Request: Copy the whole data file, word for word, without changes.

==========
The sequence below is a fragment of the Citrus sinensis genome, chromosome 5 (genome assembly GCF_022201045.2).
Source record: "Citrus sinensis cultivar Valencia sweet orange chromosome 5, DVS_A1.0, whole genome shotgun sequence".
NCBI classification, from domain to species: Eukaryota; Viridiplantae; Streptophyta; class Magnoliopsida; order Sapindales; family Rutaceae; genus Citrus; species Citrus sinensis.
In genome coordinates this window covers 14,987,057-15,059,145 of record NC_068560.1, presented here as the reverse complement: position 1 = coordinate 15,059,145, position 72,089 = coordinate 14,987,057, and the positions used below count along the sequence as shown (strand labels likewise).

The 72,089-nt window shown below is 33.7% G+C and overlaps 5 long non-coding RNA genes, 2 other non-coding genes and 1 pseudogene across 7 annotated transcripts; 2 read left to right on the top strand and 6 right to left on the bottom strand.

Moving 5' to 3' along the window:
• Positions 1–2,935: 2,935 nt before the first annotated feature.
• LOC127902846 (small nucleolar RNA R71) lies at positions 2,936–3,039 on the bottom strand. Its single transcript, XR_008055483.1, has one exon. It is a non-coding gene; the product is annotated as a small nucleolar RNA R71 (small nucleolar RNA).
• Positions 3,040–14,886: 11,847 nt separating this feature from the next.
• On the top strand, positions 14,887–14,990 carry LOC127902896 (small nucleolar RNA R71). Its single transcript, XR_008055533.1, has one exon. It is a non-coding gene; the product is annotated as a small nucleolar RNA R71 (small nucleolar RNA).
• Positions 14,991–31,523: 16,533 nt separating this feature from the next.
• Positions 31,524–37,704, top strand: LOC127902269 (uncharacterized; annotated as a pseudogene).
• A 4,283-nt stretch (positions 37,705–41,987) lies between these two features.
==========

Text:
The sequence below is a fragment of the Citrus sinensis genome, chromosome 5 (genome assembly GCF_022201045.2).
Source record: "Citrus sinensis cultivar Valencia sweet orange chromosome 5, DVS_A1.0, whole genome shotgun sequence".
NCBI classification, from domain to species: Eukaryota; Viridiplantae; Streptophyta; class Magnoliopsida; order Sapindales; family Rutaceae; genus Citrus; species Citrus sinensis.
In genome coordinates this window covers 14,987,057-15,059,145 of record NC_068560.1, presented here as the reverse complement: position 1 = coordinate 15,059,145, position 72,089 = coordinate 14,987,057, and the positions used below count along the sequence as shown (strand labels likewise).

The 72,089-nt window shown below is 33.7% G+C and overlaps 5 long non-coding RNA genes, 2 other non-coding genes and 1 pseudogene across 7 annotated transcripts; 2 read left to right on the top strand and 6 right to left on the bottom strand.

Moving 5' to 3' along the window:
• Positions 1–2,935: 2,935 nt before the first annotated feature.
• LOC127902846 (small nucleolar RNA R71) lies at positions 2,936–3,039 on the bottom strand. Its single transcript, XR_008055483.1, has one exon. It is a non-coding gene; the product is annotated as a small nucleolar RNA R71 (small nucleolar RNA).
• Positions 3,040–14,886: 11,847 nt separating this feature from the next.
• On the top strand, positions 14,887–14,990 carry LOC127902896 (small nucleolar RNA R71). Its single transcript, XR_008055533.1, has one exon. It is a non-coding gene; the product is annotated as a small nucleolar RNA R71 (small nucleolar RNA).
• Positions 14,991–31,523: 16,533 nt separating this feature from the next.
• Positions 31,524–37,704, top strand: LOC127902269 (uncharacterized; annotated as a pseudogene).
• A 4,283-nt stretch (positions 37,705–41,987) lies between these two features.